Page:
Hacks with Friends 2015
Hacks with Friends 2015 provided a showcase for IT talent and innovation across the University. This two-day, grassroots event was a "hackathon," where participants from campus IT organizations pitched ideas, formed teams, and built a project (or "hack") from scratch to prototype. Hacks with Friends took place March 5-6, and was supported and organized by staff from MSIS, MCIT, ITS, and the School of Dentistry.
Over 100 participants across these IT organizations brought their talents and creative energies to build "MVPs" (minimum viable products) for 20 projects in support of improved health care education, services delivery, and research. Many teams recruited members from multiple organizations and brought together skill sets from across the entire IT career spectrum, including developers, web designers, data analysts, user experience experts, and business analysts. The Hack Day projects addressed the themes of gamification, collaboration, or play.
The projects were presented for final judging by three CIOs: Medical School CIO Ted Hanss, Hospitals and Health Centers CIO Sue Schade, and U-M CIO and Associate Vice President Laura Patterson. The winning project was "Magic Mirror," which takes photos from the MCard database and imports them into the Canvas learning management system, allowing student pictures to be displayed and browsed inside of Canvas. According to Ryan Henyard, project lead, "Our hope was that by having user picture and info displayed inside of Canvas, this would inspire collaboration among med students, as well as between students and faculty. It could also be used for staff who want to find each other and collaborate."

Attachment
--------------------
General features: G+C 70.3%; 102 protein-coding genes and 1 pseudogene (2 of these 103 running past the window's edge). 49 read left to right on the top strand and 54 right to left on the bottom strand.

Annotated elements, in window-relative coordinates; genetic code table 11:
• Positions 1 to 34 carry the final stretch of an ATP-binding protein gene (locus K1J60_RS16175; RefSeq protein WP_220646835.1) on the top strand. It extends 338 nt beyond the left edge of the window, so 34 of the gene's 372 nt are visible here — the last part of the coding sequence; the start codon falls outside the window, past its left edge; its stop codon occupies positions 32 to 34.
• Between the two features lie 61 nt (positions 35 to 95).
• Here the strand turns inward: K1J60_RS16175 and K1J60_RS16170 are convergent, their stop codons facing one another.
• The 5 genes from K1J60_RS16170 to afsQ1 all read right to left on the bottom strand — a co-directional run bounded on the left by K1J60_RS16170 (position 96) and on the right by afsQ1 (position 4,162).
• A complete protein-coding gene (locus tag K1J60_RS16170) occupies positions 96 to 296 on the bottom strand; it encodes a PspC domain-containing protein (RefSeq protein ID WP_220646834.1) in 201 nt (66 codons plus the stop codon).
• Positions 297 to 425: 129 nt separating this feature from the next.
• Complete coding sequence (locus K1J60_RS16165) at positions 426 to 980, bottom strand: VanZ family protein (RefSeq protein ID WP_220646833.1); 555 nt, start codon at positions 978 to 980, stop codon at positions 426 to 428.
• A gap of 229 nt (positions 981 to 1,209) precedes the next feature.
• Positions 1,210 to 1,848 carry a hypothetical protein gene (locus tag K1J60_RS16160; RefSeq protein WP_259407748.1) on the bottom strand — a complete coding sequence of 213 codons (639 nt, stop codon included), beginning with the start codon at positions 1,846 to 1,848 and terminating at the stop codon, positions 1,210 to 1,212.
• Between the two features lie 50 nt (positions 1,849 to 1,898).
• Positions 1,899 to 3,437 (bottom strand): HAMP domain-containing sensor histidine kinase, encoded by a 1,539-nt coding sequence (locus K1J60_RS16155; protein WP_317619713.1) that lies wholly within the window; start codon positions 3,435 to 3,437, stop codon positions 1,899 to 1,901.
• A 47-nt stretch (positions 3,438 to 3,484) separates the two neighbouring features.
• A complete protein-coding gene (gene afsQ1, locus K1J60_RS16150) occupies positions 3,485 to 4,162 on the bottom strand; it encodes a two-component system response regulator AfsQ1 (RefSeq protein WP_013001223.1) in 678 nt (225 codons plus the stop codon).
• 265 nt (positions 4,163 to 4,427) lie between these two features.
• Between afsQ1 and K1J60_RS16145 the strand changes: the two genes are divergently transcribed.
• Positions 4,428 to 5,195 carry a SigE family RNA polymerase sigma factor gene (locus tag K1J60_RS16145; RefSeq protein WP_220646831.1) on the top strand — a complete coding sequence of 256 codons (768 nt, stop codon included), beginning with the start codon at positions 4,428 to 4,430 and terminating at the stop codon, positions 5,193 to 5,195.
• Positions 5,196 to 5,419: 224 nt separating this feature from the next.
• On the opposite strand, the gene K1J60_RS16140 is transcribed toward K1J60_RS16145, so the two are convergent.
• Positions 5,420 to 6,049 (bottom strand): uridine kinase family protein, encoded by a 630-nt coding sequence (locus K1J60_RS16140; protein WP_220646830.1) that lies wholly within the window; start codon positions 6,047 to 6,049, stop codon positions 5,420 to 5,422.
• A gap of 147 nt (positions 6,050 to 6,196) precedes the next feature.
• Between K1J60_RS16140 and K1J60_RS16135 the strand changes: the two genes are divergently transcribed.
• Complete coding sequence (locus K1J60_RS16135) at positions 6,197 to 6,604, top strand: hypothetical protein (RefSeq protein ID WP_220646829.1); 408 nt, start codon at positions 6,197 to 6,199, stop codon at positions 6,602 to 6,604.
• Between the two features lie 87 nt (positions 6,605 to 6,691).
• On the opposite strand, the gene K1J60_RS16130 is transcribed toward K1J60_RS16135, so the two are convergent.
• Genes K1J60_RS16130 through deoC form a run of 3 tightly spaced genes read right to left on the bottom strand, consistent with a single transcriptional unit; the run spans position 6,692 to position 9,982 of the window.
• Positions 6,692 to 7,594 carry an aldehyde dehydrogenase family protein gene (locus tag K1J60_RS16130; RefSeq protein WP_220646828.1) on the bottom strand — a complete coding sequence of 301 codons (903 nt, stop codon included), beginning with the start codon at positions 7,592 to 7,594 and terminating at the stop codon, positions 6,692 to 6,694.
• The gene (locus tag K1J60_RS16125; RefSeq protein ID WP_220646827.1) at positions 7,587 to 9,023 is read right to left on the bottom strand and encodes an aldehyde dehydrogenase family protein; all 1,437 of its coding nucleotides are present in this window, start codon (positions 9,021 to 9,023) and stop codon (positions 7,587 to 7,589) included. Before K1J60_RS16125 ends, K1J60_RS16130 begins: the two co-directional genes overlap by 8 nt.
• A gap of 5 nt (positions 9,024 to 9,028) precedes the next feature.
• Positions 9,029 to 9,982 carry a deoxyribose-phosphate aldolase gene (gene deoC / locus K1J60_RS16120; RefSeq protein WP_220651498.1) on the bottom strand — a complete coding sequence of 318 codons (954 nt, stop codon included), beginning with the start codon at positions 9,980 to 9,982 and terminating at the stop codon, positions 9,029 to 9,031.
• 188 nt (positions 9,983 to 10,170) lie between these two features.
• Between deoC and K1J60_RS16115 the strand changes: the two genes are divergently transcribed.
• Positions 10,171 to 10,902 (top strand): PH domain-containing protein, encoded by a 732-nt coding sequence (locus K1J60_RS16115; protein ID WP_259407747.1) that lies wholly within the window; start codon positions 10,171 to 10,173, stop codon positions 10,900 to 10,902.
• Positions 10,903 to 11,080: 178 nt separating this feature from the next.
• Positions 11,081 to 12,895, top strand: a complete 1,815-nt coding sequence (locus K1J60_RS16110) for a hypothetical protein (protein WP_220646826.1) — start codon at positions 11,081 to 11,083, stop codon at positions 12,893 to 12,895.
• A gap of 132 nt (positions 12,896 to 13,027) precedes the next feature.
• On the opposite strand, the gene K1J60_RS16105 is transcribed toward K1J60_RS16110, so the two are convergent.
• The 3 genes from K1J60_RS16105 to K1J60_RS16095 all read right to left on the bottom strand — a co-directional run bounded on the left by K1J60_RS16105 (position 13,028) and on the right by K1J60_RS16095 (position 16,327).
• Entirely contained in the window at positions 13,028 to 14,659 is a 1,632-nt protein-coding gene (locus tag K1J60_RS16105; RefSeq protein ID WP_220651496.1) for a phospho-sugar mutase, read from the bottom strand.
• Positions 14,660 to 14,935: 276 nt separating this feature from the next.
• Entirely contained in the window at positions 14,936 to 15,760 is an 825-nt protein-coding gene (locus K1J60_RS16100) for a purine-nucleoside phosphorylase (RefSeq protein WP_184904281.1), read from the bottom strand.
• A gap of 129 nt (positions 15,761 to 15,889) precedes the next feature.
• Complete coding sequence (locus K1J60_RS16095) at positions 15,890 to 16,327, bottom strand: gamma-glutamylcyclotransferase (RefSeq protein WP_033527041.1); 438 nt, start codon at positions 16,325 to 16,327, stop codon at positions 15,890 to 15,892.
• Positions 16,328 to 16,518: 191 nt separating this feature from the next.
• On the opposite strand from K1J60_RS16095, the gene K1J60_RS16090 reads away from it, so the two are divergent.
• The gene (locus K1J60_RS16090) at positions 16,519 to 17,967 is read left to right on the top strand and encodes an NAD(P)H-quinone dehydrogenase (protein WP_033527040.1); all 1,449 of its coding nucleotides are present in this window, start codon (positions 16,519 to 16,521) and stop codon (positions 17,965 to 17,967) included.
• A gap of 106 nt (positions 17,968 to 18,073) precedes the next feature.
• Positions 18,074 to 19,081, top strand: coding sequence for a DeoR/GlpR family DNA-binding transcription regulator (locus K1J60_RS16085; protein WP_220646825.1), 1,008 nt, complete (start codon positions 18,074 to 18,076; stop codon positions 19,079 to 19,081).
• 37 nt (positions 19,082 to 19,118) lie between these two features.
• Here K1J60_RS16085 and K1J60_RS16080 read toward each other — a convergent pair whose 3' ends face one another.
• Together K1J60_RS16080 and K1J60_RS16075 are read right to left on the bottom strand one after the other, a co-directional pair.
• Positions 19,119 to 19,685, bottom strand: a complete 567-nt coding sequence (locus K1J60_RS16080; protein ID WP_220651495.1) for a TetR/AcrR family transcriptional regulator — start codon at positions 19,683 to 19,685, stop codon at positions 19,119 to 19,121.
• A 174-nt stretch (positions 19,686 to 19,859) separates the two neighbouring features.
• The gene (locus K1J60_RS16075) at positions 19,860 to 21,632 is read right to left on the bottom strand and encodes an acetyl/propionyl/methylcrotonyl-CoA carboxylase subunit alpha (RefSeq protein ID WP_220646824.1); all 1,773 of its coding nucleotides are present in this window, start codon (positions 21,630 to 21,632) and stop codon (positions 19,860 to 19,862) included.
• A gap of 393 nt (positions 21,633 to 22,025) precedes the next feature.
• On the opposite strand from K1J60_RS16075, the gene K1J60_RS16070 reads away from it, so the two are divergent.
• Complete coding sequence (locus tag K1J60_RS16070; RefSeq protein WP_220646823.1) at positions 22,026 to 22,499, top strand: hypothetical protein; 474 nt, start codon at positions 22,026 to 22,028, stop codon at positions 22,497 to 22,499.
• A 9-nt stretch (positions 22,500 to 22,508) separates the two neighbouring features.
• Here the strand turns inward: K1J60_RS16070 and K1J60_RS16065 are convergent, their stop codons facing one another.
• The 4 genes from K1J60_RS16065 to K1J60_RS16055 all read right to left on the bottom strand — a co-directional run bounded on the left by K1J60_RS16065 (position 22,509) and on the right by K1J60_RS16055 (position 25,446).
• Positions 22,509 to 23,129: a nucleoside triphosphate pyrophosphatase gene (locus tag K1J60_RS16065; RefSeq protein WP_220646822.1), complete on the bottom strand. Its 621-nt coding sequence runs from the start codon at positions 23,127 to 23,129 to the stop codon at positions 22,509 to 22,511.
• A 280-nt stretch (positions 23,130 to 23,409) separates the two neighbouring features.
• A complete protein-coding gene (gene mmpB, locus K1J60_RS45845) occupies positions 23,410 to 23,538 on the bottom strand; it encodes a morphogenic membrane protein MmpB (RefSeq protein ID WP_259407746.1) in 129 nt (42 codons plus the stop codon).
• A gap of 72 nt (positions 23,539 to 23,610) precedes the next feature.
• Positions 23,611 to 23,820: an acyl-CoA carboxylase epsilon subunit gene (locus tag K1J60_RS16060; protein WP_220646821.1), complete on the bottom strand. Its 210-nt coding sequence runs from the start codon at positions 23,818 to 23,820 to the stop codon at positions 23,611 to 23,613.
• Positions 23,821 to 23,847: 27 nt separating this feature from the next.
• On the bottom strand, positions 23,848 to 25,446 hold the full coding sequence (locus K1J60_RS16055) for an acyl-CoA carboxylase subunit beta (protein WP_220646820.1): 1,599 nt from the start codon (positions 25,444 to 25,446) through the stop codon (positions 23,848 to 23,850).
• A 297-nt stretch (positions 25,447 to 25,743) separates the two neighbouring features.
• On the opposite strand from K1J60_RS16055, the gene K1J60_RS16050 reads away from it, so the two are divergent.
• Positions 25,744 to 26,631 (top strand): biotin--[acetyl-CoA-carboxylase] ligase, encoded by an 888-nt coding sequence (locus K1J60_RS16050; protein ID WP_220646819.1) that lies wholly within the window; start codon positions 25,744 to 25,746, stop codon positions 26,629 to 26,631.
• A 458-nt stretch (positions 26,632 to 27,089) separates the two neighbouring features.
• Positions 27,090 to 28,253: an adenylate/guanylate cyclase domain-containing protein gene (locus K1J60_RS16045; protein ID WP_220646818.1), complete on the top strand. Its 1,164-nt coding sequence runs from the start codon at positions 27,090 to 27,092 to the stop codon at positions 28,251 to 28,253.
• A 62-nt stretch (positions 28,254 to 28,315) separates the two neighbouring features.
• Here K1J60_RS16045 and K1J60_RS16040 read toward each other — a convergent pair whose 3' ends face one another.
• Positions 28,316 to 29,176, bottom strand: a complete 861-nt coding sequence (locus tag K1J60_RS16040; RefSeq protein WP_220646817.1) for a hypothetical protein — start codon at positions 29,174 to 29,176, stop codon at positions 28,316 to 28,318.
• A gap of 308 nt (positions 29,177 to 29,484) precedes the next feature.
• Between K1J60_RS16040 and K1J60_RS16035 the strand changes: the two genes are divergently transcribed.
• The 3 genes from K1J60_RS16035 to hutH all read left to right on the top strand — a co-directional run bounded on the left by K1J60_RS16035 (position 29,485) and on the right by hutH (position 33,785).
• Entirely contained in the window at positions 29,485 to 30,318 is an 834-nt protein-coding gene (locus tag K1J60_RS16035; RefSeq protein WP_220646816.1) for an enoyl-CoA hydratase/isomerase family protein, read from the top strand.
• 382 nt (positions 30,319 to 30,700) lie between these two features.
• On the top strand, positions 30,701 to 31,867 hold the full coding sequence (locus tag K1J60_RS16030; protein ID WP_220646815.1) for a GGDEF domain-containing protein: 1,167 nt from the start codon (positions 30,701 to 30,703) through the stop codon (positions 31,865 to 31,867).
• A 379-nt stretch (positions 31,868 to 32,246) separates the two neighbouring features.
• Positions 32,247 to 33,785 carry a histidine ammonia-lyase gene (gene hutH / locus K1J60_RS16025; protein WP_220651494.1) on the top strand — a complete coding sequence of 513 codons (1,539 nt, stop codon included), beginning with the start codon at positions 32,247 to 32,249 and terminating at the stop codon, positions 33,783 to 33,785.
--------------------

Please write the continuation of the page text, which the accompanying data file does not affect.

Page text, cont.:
Even projects that didn't place in the top five garnered attention. For example, MCIT's Activity in Motion proposed a multi-platform application to capture and centralize major IT incident activity in real-time. According to Sue Schade, "The team's presentation helped me realize the current state of managing major incidents and how a simple app like this could improve the process. I asked the team to present to my leadership group and then come back in a month with recommendations on how to fit this solution into our current major incident process. It's a great example of how a hackathon opened one leader's eyes to a problem that needed to be solved."
Ted Hanss concluded, "This was the third hackathon for MSIS, but the first that included our colleagues from other U-M IT organizations. It was exciting to see the level of collaboration across teams and all the creativity and energy that went into the projects. There's no doubt that many of these projects and concepts have legs beyond the hackathon. Most important, though, was the learning that took place and the personal connections established across IT units."
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